In the early 1990s, Paul Moore and Robert Somma were bankruptcy lawyers on opposite sides of a mammoth dispute involving $675 million in debt owed by Boston's largest single real estate investor.
Although they were adversaries, Moore said he respected Somma's keen intellect and believes his sometime rival became a superb federal bankruptcy judge after his appointment in 2004.
So when Somma submitted his resignation on Feb. 15, nine days after he was arrested on a drunken drive charge while wearing a dress, Moore acted quickly and began e-mailing an extraordinary letter to other bankruptcy lawyers. It expressed support for Somma and urged the US Court of Appeals to reject his resignation.
"Recent events do not in any manner diminish Judge Somma's ability to fulfill his duties and to remain as a highly respected member of the bench with the overwhelming support of the community of bankruptcy practitioners," said the letter, which Moore helped write. More than 200 bankruptcy lawyers signed the letter, one of several sent to the court by Somma's supporters in the legal community after he submitted his resignation.
On Tuesday, Somma wrote in a letter to the editor of Massachusetts Lawyers Weekly that the outpouring of support had caused him to reconsider his resignation, which he said he submitted following a "media frenzy."
How the Court of Appeals will respond is an open question.
Gary H. Wente, circuit executive of the US Courts for the First Circuit, said yesterday that court officials have reviewed the letters. But he had no comment on whether the Court of Appeals, which appointed Somma to a 14-year term, will allow the judge to rescind his resignation.
Wente's office issued a one-sentence statement Monday saying that Somma's resignation, scheduled to take effect the next day, would not become effective until May 15. The statement gave no explanation. Some lawyers have interpreted the delay as an attempt by the court to buy time to consider allowing Somma to rescind the resignation, which he submitted to Wente by phone from the Caribbean on Feb. 15, two days after pleading no contest in Manchester, N.H., to driving while intoxicated.
But Lee Harrington, a Boston bankruptcy lawyer and supporter of Somma, speculated that some members of the appeals court might oppose letting Somma keep his job. Some judges, he said, might feel that because Somma submitted his resignation, "a decision has been made, and it's time to move forward."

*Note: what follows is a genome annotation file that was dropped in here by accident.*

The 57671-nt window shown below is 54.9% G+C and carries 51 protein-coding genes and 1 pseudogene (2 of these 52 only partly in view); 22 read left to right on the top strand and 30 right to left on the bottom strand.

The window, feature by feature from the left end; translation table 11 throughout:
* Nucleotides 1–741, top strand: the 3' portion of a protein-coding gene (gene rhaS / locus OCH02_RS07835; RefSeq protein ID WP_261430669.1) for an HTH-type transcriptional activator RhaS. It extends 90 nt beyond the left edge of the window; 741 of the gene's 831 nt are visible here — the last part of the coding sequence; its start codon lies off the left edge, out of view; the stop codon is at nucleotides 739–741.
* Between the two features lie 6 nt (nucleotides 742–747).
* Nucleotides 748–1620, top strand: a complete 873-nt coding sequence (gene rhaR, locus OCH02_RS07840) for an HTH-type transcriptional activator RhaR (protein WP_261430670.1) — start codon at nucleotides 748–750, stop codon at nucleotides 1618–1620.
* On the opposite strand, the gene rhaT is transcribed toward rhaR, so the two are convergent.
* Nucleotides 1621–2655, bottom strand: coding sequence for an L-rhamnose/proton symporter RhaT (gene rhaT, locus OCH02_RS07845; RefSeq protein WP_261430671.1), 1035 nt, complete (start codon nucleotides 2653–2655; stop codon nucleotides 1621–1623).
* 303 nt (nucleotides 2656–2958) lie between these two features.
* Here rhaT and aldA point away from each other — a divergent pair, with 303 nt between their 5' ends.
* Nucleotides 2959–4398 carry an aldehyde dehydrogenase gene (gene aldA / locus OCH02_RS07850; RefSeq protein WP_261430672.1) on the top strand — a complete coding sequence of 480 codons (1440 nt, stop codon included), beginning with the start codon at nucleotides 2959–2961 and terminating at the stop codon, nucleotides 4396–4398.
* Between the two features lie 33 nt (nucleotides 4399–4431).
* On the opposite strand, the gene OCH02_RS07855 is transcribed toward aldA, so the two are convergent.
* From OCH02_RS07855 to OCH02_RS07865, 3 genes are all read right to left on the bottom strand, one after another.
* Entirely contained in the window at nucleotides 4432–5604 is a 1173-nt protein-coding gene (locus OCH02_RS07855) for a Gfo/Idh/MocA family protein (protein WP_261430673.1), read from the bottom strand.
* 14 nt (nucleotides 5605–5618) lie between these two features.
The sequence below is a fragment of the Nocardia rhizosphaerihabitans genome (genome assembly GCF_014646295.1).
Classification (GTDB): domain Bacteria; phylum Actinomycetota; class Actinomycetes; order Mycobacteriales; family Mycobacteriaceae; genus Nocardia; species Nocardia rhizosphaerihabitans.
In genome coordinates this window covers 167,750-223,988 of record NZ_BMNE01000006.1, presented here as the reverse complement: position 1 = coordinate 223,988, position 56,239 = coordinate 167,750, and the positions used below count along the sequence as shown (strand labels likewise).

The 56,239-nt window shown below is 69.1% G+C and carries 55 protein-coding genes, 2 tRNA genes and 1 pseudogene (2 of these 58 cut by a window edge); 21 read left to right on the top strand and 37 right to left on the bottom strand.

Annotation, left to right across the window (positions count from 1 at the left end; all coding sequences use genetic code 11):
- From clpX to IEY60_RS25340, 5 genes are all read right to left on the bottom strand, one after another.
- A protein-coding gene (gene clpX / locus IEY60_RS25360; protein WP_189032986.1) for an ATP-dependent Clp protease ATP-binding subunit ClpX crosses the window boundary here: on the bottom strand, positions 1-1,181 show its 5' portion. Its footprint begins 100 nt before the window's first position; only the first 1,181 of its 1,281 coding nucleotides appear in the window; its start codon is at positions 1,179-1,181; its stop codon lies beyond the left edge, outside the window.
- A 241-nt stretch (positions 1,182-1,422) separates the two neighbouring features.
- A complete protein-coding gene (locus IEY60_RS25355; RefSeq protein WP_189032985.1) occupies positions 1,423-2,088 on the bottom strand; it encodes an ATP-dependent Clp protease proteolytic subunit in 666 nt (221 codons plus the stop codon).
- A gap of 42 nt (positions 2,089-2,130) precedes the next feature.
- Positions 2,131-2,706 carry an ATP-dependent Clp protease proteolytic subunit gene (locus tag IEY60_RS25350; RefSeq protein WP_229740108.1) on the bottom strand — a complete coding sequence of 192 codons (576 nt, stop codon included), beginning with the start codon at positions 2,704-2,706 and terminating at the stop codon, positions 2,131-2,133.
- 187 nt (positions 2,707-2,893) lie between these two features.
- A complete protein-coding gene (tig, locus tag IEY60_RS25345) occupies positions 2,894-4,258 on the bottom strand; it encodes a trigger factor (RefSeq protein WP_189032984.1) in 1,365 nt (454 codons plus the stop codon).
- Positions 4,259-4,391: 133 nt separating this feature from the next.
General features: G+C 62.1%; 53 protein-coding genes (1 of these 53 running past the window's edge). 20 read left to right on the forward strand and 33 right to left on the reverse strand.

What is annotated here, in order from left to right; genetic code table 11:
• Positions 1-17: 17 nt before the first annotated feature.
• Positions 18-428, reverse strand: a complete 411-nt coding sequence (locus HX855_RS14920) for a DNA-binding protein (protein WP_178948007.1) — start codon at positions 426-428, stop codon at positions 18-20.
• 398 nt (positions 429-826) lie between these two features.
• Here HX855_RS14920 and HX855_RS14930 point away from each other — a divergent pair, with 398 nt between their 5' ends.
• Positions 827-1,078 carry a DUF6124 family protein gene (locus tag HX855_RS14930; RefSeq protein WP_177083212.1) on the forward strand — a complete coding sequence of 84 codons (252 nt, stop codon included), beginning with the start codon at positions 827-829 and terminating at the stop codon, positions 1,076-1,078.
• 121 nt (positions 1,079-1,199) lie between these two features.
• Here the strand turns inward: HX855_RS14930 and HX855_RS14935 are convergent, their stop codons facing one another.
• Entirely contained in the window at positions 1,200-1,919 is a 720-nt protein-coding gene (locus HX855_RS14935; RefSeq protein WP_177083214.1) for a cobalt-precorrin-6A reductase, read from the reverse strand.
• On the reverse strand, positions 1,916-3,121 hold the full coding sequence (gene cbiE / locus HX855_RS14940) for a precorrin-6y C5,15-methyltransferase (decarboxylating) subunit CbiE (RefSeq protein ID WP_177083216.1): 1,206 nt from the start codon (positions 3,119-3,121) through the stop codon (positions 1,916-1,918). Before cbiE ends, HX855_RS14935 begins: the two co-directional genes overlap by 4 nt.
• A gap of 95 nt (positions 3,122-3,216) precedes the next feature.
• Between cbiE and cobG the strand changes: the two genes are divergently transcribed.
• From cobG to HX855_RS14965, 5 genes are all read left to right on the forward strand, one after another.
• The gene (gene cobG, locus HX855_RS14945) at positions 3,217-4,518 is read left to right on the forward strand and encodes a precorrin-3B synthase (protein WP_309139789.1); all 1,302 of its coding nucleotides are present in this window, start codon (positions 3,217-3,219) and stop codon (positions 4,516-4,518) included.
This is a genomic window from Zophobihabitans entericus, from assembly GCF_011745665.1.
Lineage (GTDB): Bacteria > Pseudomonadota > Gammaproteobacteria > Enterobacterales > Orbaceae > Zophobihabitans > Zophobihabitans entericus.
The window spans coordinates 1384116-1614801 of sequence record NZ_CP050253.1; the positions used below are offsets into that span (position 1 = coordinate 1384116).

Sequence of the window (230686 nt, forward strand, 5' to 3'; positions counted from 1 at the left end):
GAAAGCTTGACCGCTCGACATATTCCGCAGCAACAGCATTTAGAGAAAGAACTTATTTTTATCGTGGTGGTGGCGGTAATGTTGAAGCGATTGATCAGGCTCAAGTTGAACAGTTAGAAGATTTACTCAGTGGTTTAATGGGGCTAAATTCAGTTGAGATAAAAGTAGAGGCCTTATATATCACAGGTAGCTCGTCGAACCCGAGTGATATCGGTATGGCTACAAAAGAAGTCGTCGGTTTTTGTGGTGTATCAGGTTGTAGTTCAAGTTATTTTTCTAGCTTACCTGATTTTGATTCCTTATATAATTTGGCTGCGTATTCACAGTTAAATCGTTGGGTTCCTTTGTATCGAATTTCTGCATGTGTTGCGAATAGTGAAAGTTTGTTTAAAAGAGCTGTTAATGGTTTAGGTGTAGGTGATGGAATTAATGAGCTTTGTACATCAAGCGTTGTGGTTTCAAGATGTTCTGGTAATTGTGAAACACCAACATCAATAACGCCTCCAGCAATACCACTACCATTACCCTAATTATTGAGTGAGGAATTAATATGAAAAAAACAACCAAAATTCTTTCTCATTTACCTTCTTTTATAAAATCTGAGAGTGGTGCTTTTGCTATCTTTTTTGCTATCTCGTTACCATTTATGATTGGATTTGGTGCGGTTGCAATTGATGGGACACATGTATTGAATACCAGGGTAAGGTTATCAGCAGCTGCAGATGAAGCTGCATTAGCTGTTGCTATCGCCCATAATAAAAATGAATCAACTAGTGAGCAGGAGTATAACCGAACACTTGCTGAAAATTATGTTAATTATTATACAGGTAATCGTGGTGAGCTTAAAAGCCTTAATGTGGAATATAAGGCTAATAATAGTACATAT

Harrington received the letter of support for Somma by e-mail but did not sign it, partly because he was busy at work, he said.
The letter-writing campaign illustrates how perspectives have changed about behavior such as cross-dressing. Twenty years ago, several lawyers acknowledged, it was highly unlikely that the legal community would have rallied around a judge who was arrested under circumstances like those in the Somma case.
To be sure, several lawyers said, Somma's arrest for drunken driving after he rear-ended a pickup truck at a traffic light in Manchester reflected a serious lapse in judgment.
But he is not the first judge in Massachusetts arrested on such a charge, and Harrington said some lawyers feel, "There but for the grace of God . . ."
As for Somma's attire during the arrest - he wore a black dress - several supporters said it had no bearing on his job performance.
"I find that totally irrelevant," said Natalie Sawyer, a Boston bankruptcy lawyer who signed and circulated the letter.
"He's always been a good example of what a bankruptcy judge should be," she said, calling Somma courteous, fair, and knowledgeable.
Jennifer Levi, a lawyer for Gay & Lesbian Advocates & Defenders who specializes in transgender legal advocacy, said the Appeals Court risks a lawsuit if it uses Somma's attire the night of his arrest as a reason not to rescind his resignation.
"Nobody should lose their job for wearing a dress," she said.
Not all lawyers were so accepting of Somma's actions however.
Dwight Duncan, who teaches at Southern New England Law School and has represented the Massachusetts Family Institute and other groups that oppose gay marriage, said he was troubled by Somma's arrest, attire, and flip-flopping on his decision to resign.
"If it was a mistake for him to resign, that means he's inclined to act impulsively, which I don't think is a good quality as a judge," he said.
"The whole picture doesn't give you an impression of a judicious man," Duncan said. "I'm looking at it the way an ordinary person on the street would react."
Michael C. Gilleran, a Boston business litigator, said Somma's conduct did not bear on his performance as a judge, but "whether it reflects upon him as a person is another question."
Nonetheless, Gilleran said Somma, who earns about $158,000 a year and has been on paid leave since his no-contest plea, has such a sterling professional reputation that Gilleran predicted he will keep his job.
"My guess is he will return to the bench," he said.
Jonathan Saltzman can be reached at email@example.com.